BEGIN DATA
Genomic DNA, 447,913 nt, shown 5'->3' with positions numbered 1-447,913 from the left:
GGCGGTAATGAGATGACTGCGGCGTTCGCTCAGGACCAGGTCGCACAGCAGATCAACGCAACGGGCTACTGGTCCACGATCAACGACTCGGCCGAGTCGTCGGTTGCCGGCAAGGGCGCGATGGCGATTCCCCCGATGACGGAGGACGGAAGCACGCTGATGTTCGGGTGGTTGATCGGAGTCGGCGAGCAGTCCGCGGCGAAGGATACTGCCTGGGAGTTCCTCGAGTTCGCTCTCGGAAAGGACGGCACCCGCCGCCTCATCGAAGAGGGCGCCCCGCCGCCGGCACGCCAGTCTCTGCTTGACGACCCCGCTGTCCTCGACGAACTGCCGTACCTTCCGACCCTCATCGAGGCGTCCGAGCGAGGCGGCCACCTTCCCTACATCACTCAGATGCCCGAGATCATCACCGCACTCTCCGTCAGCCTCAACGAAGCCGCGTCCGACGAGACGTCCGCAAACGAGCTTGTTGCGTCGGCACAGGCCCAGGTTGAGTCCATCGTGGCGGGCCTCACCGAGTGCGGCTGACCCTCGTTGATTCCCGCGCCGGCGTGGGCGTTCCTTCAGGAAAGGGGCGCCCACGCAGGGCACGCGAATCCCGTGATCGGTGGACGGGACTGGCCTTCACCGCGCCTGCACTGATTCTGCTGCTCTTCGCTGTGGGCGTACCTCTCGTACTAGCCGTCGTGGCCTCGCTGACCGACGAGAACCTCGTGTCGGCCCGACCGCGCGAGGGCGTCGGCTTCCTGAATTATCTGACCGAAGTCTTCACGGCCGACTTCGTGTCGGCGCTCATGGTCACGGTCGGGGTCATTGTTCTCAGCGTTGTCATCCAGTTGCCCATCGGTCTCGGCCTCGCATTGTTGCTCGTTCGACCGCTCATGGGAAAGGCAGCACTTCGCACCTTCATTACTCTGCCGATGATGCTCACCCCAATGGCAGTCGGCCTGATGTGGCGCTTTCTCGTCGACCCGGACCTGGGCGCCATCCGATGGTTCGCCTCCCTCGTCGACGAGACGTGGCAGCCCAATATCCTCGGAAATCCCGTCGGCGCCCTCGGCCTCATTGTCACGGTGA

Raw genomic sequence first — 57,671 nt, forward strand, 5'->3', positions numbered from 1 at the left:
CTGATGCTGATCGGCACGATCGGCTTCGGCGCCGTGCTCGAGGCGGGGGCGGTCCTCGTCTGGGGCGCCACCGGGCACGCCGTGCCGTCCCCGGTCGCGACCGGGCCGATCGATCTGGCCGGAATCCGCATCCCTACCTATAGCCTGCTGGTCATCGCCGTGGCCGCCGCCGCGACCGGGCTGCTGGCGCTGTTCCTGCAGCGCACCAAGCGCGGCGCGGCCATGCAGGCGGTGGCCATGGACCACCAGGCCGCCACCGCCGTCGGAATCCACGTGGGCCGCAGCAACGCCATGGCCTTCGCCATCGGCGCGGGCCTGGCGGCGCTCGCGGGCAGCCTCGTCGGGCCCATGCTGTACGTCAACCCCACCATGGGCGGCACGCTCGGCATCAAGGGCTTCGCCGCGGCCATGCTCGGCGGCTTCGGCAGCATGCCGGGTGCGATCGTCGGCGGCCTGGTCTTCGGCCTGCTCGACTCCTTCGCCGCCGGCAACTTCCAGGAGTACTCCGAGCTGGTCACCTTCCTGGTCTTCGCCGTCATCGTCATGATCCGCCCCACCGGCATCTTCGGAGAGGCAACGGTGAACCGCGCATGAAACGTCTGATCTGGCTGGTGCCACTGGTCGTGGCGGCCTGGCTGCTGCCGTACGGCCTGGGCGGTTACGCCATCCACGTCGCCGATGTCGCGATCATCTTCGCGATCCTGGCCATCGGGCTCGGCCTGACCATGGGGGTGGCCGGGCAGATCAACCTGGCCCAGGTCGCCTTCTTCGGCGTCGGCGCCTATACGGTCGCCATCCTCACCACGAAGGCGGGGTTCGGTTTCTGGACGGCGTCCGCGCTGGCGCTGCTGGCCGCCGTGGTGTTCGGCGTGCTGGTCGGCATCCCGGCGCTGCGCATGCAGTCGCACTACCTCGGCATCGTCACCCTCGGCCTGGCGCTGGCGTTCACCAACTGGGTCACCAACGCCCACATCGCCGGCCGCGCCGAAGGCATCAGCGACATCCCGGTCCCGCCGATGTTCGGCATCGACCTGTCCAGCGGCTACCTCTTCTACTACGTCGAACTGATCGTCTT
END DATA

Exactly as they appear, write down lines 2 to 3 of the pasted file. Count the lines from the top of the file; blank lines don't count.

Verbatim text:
GGCGGTAATGAGATGACTGCGGCGTTCGCTCAGGACCAGGTCGCACAGCAGATCAACGCAACGGGCTACTGGTCCACGATCAACGACTCGGCCGAGTCGTCGGTTGCCGGCAAGGGCGCGATGGCGATTCCCCCGATGACGGAGGACGGAAGCACGCTGATGTTCGGGTGGTTGATCGGAGTCGGCGAGCAGTCCGCGGCGAAGGATACTGCCTGGGAGTTCCTCGAGTTCGCTCTCGGAAAGGACGGCACCCGCCGCCTCATCGAAGAGGGCGCCCCGCCGCCGGCACGCCAGTCTCTGCTTGACGACCCCGCTGTCCTCGACGAACTGCCGTACCTTCCGACCCTCATCGAGGCGTCCGAGCGAGGCGGCCACCTTCCCTACATCACTCAGATGCCCGAGATCATCACCGCACTCTCCGTCAGCCTCAACGAAGCCGCGTCCGACGAGACGTCCGCAAACGAGCTTGTTGCGTCGGCACAGGCCCAGGTTGAGTCCATCGTGGCGGGCCTCACCGAGTGCGGCTGACCCTCGTTGATTCCCGCGCCGGCGTGGGCGTTCCTTCAGGAAAGGGGCGCCCACGCAGGGCACGCGAATCCCGTGATCGGTGGACGGGACTGGCCTTCACCGCGCCTGCACTGATTCTGCTGCTCTTCGCTGTGGGCGTACCTCTCGTACTAGCCGTCGTGGCCTCGCTGACCGACGAGAACCTCGTGTCGGCCCGACCGCGCGAGGGCGTCGGCTTCCTGAATTATCTGACCGAAGTCTTCACGGCCGACTTCGTGTCGGCGCTCATGGTCACGGTCGGGGTCATTGTTCTCAGCGTTGTCATCCAGTTGCCCATCGGTCTCGGCCTCGCATTGTTGCTCGTTCGACCGCTCATGGGAAAGGCAGCACTTCGCACCTTCATTACTCTGCCGATGATGCTCACCCCAATGGCAGTCGGCCTGATGTGGCGCTTTCTCGTCGACCCGGACCTGGGCGCCATCCGATGGTTCGCCTCCCTCGTCGACGAGACGTGGCAGCCCAATATCCTCGGAAATCCCGTCGGCGCCCTCGGCCTCATTGTCACGGTGA

Raw genomic sequence first — 57,671 nt, forward strand, 5'->3', positions numbered from 1 at the left: